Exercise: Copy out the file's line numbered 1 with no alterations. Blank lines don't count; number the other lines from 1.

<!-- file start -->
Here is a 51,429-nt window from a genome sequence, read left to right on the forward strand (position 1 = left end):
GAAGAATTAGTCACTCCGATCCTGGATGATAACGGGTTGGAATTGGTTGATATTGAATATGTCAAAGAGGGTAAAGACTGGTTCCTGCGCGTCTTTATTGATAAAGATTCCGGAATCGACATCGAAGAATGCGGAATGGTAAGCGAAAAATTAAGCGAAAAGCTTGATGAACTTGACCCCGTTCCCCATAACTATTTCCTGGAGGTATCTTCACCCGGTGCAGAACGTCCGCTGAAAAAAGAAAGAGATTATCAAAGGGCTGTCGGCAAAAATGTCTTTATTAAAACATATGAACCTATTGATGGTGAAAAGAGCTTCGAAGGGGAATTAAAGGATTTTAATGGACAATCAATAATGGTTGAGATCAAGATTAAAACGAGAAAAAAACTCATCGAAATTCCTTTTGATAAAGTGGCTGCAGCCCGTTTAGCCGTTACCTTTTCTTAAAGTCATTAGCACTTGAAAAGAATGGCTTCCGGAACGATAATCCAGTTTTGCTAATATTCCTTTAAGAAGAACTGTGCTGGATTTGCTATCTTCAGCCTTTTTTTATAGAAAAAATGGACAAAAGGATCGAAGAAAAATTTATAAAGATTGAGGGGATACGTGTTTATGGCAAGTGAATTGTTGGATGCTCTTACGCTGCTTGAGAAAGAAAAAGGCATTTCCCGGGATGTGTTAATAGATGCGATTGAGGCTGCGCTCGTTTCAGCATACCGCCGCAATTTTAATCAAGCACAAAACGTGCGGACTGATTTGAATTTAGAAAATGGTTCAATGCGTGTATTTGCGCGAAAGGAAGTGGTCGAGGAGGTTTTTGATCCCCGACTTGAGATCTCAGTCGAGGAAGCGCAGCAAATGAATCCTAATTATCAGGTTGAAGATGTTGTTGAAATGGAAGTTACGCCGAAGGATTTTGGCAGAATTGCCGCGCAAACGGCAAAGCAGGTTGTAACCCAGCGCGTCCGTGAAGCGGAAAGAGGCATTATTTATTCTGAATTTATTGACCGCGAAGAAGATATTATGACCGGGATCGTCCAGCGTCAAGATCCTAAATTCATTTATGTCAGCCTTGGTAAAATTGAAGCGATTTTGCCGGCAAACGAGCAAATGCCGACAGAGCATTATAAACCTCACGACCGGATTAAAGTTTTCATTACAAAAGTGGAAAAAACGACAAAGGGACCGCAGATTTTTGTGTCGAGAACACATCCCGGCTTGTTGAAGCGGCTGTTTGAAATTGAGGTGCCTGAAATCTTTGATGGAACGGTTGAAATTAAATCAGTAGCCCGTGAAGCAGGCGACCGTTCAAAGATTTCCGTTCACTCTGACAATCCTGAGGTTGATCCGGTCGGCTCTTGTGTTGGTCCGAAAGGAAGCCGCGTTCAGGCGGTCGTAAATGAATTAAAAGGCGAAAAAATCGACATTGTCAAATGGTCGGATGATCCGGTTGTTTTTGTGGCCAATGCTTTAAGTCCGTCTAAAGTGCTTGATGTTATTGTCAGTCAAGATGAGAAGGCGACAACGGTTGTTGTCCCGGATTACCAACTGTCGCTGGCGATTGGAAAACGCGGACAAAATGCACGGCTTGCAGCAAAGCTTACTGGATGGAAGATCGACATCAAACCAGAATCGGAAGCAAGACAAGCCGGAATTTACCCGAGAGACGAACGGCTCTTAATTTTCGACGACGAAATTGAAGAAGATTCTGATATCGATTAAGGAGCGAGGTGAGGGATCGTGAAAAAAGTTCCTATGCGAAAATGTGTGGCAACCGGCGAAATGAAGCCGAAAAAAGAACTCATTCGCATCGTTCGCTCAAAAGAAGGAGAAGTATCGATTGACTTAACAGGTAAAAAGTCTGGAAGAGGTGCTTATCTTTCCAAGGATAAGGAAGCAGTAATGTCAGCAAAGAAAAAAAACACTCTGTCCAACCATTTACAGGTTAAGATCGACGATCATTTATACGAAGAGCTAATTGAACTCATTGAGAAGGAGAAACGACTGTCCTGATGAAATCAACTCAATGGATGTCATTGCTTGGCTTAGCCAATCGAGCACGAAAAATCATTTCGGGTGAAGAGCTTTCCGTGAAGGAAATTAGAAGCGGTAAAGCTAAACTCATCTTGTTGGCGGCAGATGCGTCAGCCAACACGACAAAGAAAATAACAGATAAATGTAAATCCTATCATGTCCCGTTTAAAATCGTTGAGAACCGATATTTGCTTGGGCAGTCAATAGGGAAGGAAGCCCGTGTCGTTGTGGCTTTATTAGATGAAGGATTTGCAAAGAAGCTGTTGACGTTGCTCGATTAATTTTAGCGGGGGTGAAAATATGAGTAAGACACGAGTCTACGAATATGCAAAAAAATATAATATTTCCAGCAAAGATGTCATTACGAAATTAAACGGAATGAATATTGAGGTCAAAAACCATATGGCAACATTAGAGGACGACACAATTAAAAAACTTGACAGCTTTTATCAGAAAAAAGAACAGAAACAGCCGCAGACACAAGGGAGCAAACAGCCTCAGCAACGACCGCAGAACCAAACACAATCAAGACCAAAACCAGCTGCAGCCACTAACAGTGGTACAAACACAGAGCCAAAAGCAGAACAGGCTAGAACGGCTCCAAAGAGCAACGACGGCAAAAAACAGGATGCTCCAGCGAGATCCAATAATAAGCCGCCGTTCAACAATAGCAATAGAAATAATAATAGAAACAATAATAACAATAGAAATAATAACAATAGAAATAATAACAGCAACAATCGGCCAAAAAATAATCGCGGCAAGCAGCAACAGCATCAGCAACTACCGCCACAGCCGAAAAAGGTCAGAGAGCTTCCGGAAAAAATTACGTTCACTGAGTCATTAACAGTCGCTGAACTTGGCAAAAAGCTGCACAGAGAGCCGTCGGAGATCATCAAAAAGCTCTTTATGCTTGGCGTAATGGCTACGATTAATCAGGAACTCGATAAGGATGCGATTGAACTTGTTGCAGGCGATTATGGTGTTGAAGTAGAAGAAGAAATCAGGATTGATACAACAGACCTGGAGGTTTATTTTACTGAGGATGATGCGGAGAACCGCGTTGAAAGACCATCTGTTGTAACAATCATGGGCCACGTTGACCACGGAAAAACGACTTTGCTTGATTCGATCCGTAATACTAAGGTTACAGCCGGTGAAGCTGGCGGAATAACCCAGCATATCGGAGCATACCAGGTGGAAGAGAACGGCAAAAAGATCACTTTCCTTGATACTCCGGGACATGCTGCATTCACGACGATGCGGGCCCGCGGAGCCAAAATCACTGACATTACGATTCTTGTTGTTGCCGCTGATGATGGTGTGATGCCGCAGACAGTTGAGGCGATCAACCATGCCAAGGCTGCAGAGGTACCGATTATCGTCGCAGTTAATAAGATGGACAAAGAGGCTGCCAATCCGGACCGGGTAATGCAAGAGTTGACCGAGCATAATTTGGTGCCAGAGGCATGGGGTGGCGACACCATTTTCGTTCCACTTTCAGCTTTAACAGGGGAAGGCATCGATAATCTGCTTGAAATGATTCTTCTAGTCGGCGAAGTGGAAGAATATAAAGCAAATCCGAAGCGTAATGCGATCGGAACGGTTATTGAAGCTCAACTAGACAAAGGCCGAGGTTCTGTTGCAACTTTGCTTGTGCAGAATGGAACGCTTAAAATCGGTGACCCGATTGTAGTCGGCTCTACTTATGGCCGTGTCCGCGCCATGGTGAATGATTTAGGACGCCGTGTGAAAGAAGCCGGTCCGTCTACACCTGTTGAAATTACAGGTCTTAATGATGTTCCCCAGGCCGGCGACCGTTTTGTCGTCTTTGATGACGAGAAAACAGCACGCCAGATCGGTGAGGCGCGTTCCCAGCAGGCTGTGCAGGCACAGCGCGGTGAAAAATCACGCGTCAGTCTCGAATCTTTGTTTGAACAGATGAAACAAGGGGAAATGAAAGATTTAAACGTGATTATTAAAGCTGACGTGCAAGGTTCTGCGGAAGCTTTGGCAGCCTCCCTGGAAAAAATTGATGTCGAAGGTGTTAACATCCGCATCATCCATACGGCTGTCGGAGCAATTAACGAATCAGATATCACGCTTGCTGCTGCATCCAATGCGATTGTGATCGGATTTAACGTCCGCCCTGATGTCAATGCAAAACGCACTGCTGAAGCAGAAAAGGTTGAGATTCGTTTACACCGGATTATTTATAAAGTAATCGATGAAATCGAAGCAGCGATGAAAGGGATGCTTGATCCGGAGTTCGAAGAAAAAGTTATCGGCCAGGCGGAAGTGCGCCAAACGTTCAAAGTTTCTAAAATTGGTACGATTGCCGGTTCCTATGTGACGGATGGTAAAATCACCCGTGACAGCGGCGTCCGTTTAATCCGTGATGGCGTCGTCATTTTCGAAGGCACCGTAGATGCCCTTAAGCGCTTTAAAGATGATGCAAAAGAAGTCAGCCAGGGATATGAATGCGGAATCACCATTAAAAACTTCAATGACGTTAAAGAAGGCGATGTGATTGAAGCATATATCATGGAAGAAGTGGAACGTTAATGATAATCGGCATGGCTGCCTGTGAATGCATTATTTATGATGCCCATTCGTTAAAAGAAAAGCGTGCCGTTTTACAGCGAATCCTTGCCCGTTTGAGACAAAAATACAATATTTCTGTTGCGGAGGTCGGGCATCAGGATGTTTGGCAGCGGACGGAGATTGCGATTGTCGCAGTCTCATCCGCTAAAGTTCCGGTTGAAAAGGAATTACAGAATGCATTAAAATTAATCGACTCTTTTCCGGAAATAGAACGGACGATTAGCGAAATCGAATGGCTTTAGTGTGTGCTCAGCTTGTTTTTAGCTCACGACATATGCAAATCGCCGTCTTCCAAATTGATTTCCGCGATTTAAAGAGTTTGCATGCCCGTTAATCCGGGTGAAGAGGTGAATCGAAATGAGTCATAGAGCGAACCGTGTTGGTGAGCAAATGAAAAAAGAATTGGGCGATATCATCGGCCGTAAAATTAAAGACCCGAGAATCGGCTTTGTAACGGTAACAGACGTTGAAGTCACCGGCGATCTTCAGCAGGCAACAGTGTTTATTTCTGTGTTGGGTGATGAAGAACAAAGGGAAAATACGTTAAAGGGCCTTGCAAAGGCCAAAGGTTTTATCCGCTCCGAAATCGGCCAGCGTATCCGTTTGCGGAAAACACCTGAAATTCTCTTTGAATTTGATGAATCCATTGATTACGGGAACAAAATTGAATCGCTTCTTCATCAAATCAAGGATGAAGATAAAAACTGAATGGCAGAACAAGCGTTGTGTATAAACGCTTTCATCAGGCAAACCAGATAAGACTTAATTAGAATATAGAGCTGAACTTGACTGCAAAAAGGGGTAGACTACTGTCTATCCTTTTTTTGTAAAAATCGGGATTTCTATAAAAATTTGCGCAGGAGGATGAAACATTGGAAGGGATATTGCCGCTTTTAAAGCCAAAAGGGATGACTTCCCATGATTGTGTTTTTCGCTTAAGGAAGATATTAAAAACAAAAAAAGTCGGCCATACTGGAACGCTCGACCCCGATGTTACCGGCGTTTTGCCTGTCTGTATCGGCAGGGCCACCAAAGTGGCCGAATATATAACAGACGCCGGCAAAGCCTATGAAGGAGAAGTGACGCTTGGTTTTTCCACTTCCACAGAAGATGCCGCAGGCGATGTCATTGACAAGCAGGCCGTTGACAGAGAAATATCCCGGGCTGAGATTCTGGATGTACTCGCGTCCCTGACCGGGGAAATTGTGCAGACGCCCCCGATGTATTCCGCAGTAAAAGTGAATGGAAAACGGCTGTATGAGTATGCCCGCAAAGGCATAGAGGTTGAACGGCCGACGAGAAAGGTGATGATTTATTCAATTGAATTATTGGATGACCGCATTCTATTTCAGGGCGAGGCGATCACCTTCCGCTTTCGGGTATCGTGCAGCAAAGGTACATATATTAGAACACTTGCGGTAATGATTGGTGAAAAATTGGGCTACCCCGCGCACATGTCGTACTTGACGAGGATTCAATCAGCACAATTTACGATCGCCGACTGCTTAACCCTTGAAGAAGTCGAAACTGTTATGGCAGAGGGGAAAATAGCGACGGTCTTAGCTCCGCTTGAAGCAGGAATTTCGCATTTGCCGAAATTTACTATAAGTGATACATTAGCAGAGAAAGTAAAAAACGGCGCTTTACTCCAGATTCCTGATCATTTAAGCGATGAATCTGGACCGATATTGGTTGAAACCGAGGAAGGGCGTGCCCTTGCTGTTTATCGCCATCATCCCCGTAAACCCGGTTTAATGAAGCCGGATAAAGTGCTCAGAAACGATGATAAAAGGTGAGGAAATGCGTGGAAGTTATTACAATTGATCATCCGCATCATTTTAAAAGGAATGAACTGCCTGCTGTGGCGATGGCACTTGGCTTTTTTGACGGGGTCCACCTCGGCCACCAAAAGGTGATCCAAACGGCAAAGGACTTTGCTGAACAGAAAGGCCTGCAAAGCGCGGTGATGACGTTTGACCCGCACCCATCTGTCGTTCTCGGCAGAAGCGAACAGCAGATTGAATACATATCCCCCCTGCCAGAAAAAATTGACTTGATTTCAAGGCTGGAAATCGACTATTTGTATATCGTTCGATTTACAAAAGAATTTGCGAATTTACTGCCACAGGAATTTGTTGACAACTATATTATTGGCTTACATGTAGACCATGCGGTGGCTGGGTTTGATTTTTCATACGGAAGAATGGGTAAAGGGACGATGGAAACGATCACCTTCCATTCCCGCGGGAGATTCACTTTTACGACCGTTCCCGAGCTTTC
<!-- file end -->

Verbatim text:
Here is a 51,429-nt window from a genome sequence, read left to right on the forward strand (position 1 = left end):